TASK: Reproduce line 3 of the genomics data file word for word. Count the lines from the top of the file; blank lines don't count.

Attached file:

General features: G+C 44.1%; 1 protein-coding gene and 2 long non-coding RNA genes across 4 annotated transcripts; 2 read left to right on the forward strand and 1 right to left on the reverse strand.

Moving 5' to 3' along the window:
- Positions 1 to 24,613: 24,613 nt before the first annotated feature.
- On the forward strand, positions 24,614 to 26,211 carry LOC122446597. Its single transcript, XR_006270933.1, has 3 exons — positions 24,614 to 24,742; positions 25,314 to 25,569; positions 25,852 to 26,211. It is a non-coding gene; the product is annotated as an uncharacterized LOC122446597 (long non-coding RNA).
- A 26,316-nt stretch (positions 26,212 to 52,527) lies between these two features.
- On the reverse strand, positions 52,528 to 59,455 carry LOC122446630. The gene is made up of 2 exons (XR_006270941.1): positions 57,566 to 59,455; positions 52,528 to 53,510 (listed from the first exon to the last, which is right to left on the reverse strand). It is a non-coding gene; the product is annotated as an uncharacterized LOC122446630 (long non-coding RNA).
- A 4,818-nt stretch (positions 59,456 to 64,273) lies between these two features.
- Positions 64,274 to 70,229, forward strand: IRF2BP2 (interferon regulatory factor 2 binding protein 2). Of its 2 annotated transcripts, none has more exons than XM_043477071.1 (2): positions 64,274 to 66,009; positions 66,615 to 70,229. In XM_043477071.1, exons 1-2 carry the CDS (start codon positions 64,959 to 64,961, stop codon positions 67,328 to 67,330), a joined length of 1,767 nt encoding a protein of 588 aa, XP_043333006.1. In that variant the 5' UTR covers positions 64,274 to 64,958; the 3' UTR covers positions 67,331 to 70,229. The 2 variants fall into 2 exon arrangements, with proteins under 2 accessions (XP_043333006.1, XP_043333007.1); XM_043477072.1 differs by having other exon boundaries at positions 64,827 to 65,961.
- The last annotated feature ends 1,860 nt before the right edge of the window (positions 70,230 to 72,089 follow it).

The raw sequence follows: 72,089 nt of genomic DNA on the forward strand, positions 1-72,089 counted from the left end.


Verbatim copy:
- Positions 1 to 24,613: 24,613 nt before the first annotated feature.